By Kate McPherson
In our last blog post on vessel work in Southern New England, we introduced you to the North Atlantic right whale research being conducted in this region by our team aboard the charter fishing boat Helen H. With our trips dictated by suitable sea conditions offshore, fickle January weather limited us to just two boat days during the first two-week window we had set aside, and the second two-week timeframe was no different. Based out of our temporary field station on Cape Cod, the team conducted two more surveys on March 1 and 5, with high hopes of finding right whales south of Nantucket and Martha’s Vineyard.
On our first trip, we left the dock at 3 a.m., wanting to get in as much surveying as possible while avoiding high winds that were forecast for late in the day. We had 3 hours of travel time before we went on watch, so we tried to make up for some of the lost sleep from the night before. It’s amazing how comfortable a cabin bench can be when you’re tired! Soon enough, we were out on deck bundled in our winter gear, scanning the horizon for telltale signs of whales.
We were fortunate to be coordinating our vessel efforts with the New England Aquarium aerial survey team and before noon, we were on our way to two right whales they had spotted. Although the plane initially reported two whales interacting at the surface, referred to as a surface active group (SAG), by the time we arrived we found a SAG of three individuals. These whales were spending a lot of time at the surface rolling and stroking each other and we were able to get plenty of photographs and video. Two of the whales had very distinct markings and were easily identified almost as soon as we saw them: Catalog #3850 named Marlin and Catalog #3714 named Sawtooth. Marlin has a long scar exiting his right mouth resembling the bill of a marlin fish and Sawtooth has a very jagged trailing edge of the left fluke. The third individual in this group was identified as Catalog #3629. All three individuals are adult males ranging in age from 14 to 16 years old.
After thoroughly documenting the SAG (and taking time to appreciate how fortunate we were to spend time with three interacting whales), we headed to another location where the plane had sighted a single right whale. When we arrived, we waited for 15 minutes with no sign of the whale, then made the decision to start making our way back to port. We traveled almost as far south as the shipping lanes that run into New York City, and it was a long ride back to port, as we had to limit our speed to 10 knots to comply with the voluntary speed restrictions in the area. With the increasing winds, our ride home was very choppy. It may not have been the smoothest return trip, but after identifying all of our right whales and comparing them with the whales seen by the aerial team, we realized that two of the whales we saw were not seen by the plane! Once again the right whales were proving to be elusive and difficult to monitor from both sky and sea.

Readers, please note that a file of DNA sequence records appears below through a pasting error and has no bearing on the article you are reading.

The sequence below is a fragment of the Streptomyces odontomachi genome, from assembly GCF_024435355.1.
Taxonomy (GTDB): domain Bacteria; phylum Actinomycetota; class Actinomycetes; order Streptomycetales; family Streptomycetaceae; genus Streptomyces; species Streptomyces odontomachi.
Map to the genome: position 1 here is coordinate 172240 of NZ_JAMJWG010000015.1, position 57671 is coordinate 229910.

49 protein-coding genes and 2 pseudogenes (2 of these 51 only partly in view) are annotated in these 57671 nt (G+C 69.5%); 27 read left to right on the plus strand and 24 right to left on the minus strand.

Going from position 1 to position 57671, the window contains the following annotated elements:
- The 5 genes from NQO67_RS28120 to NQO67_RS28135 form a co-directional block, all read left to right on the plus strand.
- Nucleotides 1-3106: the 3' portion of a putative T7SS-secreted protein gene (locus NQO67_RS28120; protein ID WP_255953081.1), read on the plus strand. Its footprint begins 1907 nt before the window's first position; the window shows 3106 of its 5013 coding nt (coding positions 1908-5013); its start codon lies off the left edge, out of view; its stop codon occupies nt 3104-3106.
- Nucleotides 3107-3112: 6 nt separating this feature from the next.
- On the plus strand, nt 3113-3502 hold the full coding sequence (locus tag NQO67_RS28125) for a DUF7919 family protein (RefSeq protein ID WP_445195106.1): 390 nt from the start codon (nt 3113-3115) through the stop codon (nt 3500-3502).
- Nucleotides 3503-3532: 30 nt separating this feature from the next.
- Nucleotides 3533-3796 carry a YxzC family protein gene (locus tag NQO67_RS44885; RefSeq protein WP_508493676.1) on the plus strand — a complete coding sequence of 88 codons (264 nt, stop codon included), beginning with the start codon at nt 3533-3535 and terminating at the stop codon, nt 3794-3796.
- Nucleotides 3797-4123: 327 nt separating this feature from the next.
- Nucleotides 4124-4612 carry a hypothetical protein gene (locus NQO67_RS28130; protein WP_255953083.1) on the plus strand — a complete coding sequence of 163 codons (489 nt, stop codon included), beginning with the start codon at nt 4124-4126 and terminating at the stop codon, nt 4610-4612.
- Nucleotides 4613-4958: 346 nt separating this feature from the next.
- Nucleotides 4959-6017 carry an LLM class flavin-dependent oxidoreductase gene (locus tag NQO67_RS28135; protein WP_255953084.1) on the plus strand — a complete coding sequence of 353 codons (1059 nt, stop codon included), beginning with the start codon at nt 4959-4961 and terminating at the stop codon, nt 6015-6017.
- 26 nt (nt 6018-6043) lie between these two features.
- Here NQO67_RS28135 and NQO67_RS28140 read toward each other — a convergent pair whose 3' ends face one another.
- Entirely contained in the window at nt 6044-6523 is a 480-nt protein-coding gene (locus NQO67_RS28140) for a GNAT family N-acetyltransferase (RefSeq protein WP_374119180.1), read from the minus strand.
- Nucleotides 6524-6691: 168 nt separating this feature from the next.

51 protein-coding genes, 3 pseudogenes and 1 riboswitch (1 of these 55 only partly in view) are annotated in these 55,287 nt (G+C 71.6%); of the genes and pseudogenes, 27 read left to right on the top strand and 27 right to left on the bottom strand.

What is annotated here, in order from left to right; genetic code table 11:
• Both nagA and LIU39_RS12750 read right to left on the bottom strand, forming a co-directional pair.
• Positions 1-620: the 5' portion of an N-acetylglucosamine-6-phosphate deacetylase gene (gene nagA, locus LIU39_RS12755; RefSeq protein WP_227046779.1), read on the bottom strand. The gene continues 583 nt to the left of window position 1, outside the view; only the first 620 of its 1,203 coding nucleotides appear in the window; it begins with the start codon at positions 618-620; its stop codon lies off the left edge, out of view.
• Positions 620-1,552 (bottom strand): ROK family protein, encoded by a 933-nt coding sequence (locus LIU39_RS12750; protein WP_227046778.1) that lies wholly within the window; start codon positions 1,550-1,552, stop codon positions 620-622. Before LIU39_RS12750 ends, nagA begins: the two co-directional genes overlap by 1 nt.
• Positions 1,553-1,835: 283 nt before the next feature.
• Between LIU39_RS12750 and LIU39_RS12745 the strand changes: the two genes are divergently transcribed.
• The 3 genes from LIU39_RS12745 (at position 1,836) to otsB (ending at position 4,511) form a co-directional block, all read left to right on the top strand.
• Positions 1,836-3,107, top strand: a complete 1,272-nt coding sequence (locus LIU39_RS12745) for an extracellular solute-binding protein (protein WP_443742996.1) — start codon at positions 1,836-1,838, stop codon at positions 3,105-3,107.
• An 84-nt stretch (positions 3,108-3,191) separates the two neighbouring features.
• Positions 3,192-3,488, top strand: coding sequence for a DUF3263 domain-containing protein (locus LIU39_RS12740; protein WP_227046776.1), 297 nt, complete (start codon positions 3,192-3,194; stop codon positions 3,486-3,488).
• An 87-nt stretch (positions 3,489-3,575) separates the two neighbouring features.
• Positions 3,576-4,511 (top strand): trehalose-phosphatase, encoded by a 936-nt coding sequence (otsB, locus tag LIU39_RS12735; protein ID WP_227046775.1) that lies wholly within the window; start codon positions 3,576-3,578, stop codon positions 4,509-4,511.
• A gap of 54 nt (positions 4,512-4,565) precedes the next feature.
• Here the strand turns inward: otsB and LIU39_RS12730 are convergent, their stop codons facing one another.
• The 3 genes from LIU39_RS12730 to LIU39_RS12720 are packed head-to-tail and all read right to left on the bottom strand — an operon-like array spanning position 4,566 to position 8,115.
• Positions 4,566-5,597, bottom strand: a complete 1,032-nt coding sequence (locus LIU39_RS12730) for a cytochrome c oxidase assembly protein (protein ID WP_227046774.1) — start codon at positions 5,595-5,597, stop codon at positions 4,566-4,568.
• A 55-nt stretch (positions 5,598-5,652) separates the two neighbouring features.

The game of cat and mouse between researchers and right whales continued on our next boat day. While the Helen H was slowly working its way south of Nantucket, another aerial survey team from the Northeast Fisheries Science Center was flying tracklines over the same area and spotted a group of three right whales. It took a while for our vessel to reach their location, but when we arrived on scene we found not three, but four right whales in a very lazy SAG.
The whales’ movements were a bit erratic and made it difficult to get good photo documentation. Inevitably, as soon as the boat would reach the spot a whale was last seen, it would surface behind us at a distance and sink quickly out of sight again. We stayed with the whales for a little over an hour trying to get useful photographs despite their challenging behavior before we began to slowly make our way back to shore. As the photographs taken were matched against the Catalog, we discovered that the four whales we saw were entirely different from the three whales we had seen only four days prior. One of these was Catalog #4150, a female of unknown age first seen in 2011 and named Accordion due to the propeller scars running across her back. The other individuals were Catalog #4501, a seven-year-old male; Catalog #3390, a female of unknown age first seen in 2003; and Catalog #2940, a twenty-three-year-old male.
Once our vessel charter and field house rental had ended and all the equipment had been returned to storage, our team was able to meet and reflect on the past few months. While we were disappointed to only get four days on the water due to weather—which wasn’t totally unexpected for a winter vessel survey in the North Atlantic—the bigger challenge was the unpredictable behavior of the right whales themselves. There were many distant sightings that were never seen again after a single surfacing, and the whales we were able to approach still proved difficult to track and photograph. The aerial team agreed that right whales in Southern New England were particularly difficult to spot this season, as was evidenced by the number of whales the plane could not photograph and by the fact that the plane and the vessel often saw different whales in the same locations on the same day.
Despite these setbacks, the right whale team documented 17 individuals over four days, half of whom were only seen from our vessel on a given day, and established a baseline for what vessel-based surveys in the region could look like going forward. This was the first time that the New England Aquarium had a research vessel working in Southern New England, but hopefully, it is just the beginning of many more field seasons ahead.